I did find some bargains at Granny’s Attic, but, as usual, haven’t had time to sort them. On Sunday, we went back to the sale’s half-price day, and walked away with still more good stuff. I really need more time to list.

First thing Saturday morning, we were in line for Historic Macon’s annual flea market. Again, more good sellable items were found, but they are also sitting with the stuff from Granny’s. Did I mention that I need more time to list?

Just part of a large Elvis collection
At one of our last stops, I found a huge collection of Elvis merchandise, including posters, dolls, jewelry, and lots of those tacky collectible plates that everyone seems to have, but no one actually wants. The memorabilia belonged to the seller’s mother, and the seller really just wanted the stuff gone. After cherry picking the collection, buying some toys and the pictured jewelry, I asked the seller what her plans were for the rest of the collection. After some chit chat, I gave her my name and number, and she promised to call me if it didn’t sell. Since it was toward the end of the morning, I felt confident that I would hear from her.

When I got home, I promptly started researching those tacky plates, and was not really surprised that they were basically worthless ($5 to $10 each). Since the seller was asking $5 each, I hoped that I wouldn’t hear from her. Thankfully, I didn’t.

Sales were steady last week, nothing to complain about, and only a little brag about, including this Nike Air Jordan coat that sold with Best Offer for $90. I paid $15 for it at Goodwill, and had hoped to get a little more. However, it had been sitting in my closet for a while, and I was glad to get rid of it.

Perhaps a taste of cold weather prompted this sale
It sounds counterproductive, but I hope this weekend is slow because I really need some quality time to list my extensive backlog of items. Having inventory is great, but it doesn’t do me much good sitting in boxes.

Have a great week, everyone.

Monday, October 14, 2013

Never again ... A Haunted Story

Duc, our exchange student from Vietnam, told us earlier in the month that he had never been in a “haunted house,” since Vietnam doesn’t celebrate Halloween.  Of course, Ella and I, being caring host parents, took that as a challenge, and we dragged Duc to the local “Haunted Barn” on Friday night, intent on scaring the dickens out of him.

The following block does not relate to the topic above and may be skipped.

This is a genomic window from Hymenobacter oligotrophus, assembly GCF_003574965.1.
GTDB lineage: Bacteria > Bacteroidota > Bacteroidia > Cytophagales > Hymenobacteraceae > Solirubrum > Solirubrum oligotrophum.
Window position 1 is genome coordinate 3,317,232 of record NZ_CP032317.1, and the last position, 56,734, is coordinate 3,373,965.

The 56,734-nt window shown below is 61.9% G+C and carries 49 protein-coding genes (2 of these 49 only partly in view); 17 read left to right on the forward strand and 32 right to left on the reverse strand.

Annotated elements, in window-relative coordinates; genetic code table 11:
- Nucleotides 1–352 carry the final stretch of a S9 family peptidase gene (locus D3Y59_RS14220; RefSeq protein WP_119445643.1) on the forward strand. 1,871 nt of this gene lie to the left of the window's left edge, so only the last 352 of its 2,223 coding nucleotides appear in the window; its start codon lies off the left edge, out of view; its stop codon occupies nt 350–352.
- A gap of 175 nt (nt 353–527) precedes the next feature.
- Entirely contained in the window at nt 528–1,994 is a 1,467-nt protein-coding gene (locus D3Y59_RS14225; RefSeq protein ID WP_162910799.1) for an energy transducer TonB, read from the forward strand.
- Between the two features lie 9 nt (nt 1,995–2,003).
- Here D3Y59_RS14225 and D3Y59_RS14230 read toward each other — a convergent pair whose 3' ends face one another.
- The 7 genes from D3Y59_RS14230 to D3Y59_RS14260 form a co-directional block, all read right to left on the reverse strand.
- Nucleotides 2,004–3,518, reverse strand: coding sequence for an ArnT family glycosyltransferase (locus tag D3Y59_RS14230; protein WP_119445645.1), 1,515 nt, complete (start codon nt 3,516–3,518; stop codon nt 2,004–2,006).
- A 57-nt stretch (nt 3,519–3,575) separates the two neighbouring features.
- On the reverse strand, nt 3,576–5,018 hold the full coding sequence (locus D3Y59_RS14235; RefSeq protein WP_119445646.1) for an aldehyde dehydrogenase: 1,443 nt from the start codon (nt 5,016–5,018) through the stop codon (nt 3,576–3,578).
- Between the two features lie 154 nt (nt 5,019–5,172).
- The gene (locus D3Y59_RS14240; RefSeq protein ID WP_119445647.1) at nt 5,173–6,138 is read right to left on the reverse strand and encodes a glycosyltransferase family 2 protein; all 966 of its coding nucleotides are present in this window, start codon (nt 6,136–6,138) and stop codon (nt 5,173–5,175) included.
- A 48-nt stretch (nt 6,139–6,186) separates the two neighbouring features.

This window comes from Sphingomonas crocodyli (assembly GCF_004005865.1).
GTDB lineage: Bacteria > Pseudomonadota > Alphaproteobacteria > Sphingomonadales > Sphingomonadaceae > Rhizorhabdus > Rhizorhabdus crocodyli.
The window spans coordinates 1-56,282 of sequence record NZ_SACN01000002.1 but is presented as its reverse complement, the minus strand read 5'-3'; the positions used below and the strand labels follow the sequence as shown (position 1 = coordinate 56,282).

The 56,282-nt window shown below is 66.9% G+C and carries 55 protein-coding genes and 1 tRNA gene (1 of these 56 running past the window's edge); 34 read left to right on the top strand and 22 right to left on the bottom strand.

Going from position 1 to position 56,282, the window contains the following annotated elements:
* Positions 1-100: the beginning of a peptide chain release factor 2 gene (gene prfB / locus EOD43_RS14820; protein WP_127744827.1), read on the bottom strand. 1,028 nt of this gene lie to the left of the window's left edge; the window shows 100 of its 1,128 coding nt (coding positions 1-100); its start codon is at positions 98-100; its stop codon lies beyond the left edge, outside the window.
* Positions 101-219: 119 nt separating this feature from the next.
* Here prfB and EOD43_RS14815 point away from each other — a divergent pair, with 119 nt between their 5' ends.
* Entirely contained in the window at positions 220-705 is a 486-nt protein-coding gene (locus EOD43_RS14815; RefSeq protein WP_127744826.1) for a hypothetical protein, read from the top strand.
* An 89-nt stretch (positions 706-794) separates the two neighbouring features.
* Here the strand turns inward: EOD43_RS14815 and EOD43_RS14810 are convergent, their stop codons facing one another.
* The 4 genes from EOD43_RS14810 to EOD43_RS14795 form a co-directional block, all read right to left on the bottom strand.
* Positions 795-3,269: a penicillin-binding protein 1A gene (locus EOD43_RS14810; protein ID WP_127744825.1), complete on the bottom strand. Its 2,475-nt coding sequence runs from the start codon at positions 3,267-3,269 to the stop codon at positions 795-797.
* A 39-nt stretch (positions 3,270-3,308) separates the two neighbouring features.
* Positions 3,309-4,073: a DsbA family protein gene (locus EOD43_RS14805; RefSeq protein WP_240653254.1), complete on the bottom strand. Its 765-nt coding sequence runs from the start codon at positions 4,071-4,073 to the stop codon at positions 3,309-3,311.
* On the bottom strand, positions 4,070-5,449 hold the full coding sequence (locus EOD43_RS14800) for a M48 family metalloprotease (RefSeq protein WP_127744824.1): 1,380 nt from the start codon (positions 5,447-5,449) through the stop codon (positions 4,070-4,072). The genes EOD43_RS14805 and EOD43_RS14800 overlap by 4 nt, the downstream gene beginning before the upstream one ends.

Throughout the “tour” of the ghoul-infested structure, Duc was alternately fascinated and startled, really loving the scary clowns, as well as the “acting” of the performers.  He did refuse, though, to go first into a pitch black hallway, and he even got separated from me and Ella at one point, and we had to double back to find him.  I knew though that we had succeeded in our goal of frightening the young lad when he told me “never again” after being chased out of the barn by the creepy guy with the chainsaw.

Friday’s foray into typical American scary fun was just the beginning, though, as we have several other haunted attractions lined up despite Duc’s protests.  We even plan to take Duc through the local corn maze.  Of course, we will make him watch the movie, “The Children of the Corn,” first.
Duc and Ella watch sword swallower
drive nail into his head

On Saturday, we continued our quest to introduce Duc to the quintessential American life by taking him to the Georgia National Fair.  His art teacher had entered several of his paintings and drawings into the art competition, and while he didn’t win, he was excited/proud that they were on exhibit.  He also got to see several shows, pet the smelly animals, and eat fair food.  In addition, we paid an extra $3 each to see the freak show, which, as you might expect, was totally hokey, but the sword swallower drove a spike into his head through his nose, which was kind of cool.

Before the fair, we went thrifting at a local church sale, and came away with five boxes of loot, including books, DVDs, flasks (including a new belt buckle flask), pewter belt buckles, and collectible toys.  I’m still sorting everything, but it was a nice haul.

We also stopped at an estate sale of a prominent local businessman who had passed away.  While I found a few things, Duc enjoyed wandering through the large house, admiring the architecture, and the huge selection of artwork that adorned the walls.

I had several good sales throughout the week, including this one, which makes me think some people have more money than sense:


It's a handheld game that sold for $160.  I can play for free on my computer.

This weekend promises to be busy as well, with two major thrifting events, one on Friday and one on Saturday.  Both have been lucrative for me in past years, and I hope this year is no exception.

Oh, and in case you haven’t been paying attention to the influx of Christmas decorations at your local retailer, there are only 72 days until Christmas, so you better get listing.

Wednesday, October 2, 2013

No slicky boyz

I saw this recently on Craigslist: